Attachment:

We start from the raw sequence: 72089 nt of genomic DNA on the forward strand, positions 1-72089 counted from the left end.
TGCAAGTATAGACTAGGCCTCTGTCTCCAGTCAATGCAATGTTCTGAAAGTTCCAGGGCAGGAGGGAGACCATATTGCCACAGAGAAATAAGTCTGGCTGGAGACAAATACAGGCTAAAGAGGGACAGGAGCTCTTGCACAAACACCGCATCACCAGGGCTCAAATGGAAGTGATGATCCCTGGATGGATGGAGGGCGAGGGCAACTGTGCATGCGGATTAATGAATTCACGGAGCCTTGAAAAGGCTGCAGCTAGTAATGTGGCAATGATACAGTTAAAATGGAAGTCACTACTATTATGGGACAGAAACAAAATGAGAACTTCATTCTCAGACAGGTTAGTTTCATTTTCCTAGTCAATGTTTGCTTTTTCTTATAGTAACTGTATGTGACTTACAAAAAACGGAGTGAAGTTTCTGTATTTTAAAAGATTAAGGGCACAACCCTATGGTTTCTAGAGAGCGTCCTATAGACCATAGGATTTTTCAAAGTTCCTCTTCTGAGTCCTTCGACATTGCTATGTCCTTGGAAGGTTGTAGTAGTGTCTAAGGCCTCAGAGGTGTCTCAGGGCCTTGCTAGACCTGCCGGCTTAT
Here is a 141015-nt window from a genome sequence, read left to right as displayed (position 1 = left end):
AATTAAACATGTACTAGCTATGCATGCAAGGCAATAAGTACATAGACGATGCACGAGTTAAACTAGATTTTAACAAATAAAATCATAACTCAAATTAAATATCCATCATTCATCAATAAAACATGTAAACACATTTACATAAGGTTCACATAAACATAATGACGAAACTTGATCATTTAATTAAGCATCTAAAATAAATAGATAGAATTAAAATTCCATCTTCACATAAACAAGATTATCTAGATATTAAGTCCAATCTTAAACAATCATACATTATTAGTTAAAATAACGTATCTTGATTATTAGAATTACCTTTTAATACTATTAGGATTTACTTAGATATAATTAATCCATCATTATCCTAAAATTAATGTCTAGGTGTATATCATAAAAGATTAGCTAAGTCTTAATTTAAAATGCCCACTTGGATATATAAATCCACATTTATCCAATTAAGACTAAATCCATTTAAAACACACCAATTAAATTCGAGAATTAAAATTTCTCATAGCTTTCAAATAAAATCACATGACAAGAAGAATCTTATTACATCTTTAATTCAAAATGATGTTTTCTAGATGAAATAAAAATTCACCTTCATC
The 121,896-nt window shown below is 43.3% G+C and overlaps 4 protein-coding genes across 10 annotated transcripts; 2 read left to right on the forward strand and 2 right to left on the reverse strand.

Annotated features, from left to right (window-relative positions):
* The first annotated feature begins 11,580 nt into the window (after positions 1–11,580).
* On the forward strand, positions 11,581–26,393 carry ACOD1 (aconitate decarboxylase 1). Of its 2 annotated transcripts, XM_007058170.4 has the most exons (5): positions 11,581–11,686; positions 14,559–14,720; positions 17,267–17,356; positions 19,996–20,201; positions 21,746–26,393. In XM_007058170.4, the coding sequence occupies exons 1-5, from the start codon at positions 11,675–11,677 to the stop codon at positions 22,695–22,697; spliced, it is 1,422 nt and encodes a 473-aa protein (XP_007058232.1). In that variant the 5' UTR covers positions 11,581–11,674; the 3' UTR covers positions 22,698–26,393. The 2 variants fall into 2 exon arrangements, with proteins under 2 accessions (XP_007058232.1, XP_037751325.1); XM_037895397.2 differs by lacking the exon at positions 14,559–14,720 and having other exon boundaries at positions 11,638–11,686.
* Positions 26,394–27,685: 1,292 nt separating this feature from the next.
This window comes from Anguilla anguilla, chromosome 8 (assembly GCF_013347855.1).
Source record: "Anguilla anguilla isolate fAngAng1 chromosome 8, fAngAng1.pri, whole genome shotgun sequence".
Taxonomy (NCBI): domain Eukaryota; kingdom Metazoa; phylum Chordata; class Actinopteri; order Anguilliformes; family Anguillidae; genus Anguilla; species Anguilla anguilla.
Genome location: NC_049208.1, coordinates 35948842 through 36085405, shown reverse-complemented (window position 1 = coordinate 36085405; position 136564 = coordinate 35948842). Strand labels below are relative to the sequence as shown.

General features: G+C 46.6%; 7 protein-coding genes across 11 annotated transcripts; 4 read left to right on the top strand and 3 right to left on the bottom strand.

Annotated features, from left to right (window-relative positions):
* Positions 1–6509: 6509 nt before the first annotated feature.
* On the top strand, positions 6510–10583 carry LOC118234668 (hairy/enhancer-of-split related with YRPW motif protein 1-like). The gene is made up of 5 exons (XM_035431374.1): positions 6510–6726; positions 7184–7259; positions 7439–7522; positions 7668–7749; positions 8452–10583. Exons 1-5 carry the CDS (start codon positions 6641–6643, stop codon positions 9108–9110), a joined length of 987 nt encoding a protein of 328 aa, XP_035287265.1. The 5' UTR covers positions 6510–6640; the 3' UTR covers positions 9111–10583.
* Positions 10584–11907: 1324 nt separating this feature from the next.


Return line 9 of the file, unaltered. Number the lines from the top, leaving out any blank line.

* Positions 26,394–27,685: 1,292 nt separating this feature from the next.